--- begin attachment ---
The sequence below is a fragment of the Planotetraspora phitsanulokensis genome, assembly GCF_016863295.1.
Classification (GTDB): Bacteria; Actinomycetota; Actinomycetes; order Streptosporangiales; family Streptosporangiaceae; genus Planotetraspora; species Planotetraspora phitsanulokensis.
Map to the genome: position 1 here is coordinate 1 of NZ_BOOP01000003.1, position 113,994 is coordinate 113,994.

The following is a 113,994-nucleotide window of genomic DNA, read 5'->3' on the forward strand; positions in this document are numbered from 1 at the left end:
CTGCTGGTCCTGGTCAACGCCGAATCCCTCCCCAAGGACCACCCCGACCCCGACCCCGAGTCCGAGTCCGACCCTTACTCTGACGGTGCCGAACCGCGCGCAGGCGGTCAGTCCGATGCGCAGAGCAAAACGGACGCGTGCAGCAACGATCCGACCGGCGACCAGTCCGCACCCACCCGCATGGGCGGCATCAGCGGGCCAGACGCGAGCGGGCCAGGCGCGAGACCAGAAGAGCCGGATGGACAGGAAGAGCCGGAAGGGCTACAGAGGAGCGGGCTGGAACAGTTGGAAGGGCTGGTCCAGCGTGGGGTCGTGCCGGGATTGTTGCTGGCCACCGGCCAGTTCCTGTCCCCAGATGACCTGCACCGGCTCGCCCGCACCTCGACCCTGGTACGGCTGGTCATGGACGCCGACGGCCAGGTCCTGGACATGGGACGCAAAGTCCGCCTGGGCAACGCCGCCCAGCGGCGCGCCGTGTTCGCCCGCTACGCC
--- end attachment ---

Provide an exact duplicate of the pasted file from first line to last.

The sequence below is a fragment of the Planotetraspora phitsanulokensis genome, assembly GCF_016863295.1.
Classification (GTDB): Bacteria; Actinomycetota; Actinomycetes; order Streptosporangiales; family Streptosporangiaceae; genus Planotetraspora; species Planotetraspora phitsanulokensis.
Map to the genome: position 1 here is coordinate 1 of NZ_BOOP01000003.1, position 113,994 is coordinate 113,994.

The following is a 113,994-nucleotide window of genomic DNA, read 5'->3' on the forward strand; positions in this document are numbered from 1 at the left end:
CTGCTGGTCCTGGTCAACGCCGAATCCCTCCCCAAGGACCACCCCGACCCCGACCCCGAGTCCGAGTCCGACCCTTACTCTGACGGTGCCGAACCGCGCGCAGGCGGTCAGTCCGATGCGCAGAGCAAAACGGACGCGTGCAGCAACGATCCGACCGGCGACCAGTCCGCACCCACCCGCATGGGCGGCATCAGCGGGCCAGACGCGAGCGGGCCAGGCGCGAGACCAGAAGAGCCGGATGGACAGGAAGAGCCGGAAGGGCTACAGAGGAGCGGGCTGGAACAGTTGGAAGGGCTGGTCCAGCGTGGGGTCGTGCCGGGATTGTTGCTGGCCACCGGCCAGTTCCTGTCCCCAGATGACCTGCACCGGCTCGCCCGCACCTCGACCCTGGTACGGCTGGTCATGGACGCCGACGGCCAGGTCCTGGACATGGGACGCAAAGTCCGCCTGGGCAACGCCGCCCAGCGGCGCGCCGTGTTCGCCCGCTACGCC